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  29. The Epistemic Significance of Perceptual Learning.Elijah Chudnoff - forthcoming - Inquiry.
    First impressions suggest the following contrast between perception and memory: perception generates new beliefs and reasons, justification, or evidence for those beliefs; memory preserves old beliefs and reasons, justification, or evidence for those beliefs. In this paper I argue that reflection on perceptual learning gives us reason to adopt an alternative picture on which perception plays both generative and preservative epistemic roles.
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  30. A Defect in Harrod's Inductive Justification of Memory.Robert C. Coburn - 1960 - Philosophical Studies 11 (6):81 - 85.
  31. Conservatism, Preservationism, Conservationism and Mentalism.J. Comesana - 2011 - Analysis 71 (3):489-492.
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  32. Evidence.Earl Conee & Richard Feldman - 2008 - In Quentin Smith (ed.), Epistemology: New Essays. Oxford University Press.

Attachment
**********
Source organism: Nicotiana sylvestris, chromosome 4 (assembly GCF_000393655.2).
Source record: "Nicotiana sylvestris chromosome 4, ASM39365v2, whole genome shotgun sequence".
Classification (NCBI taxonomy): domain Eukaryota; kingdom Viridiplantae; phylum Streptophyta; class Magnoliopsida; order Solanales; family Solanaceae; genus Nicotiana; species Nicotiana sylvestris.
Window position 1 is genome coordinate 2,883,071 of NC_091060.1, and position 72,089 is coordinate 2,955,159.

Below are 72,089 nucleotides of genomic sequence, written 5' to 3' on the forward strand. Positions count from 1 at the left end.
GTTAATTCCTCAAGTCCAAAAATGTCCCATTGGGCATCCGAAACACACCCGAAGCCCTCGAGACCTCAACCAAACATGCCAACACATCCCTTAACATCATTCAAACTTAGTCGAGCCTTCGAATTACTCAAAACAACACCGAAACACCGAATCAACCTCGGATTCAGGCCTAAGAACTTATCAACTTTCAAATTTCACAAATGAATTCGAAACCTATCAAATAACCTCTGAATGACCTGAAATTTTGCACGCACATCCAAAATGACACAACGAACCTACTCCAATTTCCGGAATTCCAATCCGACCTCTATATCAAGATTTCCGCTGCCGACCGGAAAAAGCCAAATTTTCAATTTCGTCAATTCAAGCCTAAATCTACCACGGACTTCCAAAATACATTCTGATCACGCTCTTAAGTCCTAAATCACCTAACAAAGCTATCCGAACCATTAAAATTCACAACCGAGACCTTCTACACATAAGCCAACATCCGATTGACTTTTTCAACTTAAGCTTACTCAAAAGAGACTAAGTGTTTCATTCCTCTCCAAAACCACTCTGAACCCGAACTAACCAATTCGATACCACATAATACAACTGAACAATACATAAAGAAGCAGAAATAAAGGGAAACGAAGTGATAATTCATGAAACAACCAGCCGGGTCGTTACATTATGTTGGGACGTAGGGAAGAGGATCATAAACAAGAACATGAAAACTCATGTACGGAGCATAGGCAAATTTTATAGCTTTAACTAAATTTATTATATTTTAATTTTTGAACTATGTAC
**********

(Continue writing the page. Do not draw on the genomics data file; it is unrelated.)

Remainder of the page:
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  33. Internalism Defended.Earl Conee & Richard Feldman - 2001 - In Hilary Kornblith (ed.), American Philosophical Quarterly. Blackwell. pp. 1 - 18.
  34. More on Mistaken Memory.James W. Cornman - 1966 - Analysis 26 (December):57-58.
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  35. Malcolm's Mistaken Memory.James W. Cornman - 1965 - Analysis 25 (April):161-167.
  36. Accounting for Epistemic Relevance: A New Problem for the Causal Theory of Memory.Dorothea Debus - 2010 - American Philosophical Quarterly 47 (1):17-29.
    In their paper "Remembering," first published in the Philosophical Review in 1966, Martin and Deutscher develop what has since come to be known as the Causal Theory of Memory. The core claim of the Causal Theory of Memory runs as follows: If someone remembers something, whether it be "public," such as a car accident, or "private," such as an itch, then the following criteria must be fulfilled: 1. Within certain limits of accuracy he represents that past thing. 2. I f (...)
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  37. Experiencing the Past: A Relational Account of Recollective Memory.Dorothea Debus - 2008 - Dialectica 62 (4):405-432.
    Sometimes we remember past objects or events in a vivid, experiential way. The present paper addresses some fundamental questions about the metaphysics of such experiential or 'recollective' memories. More specifically, it develops the 'Relational Account' of recollective memory, which consists of the following three claims. (1) A subject who recollectively remembers (or 'R-remembers') a past object or event stands in an experiential relation (namely, a 'recollective relation') to the relevant past object or event. (2) The R-remembered object or event itself (...)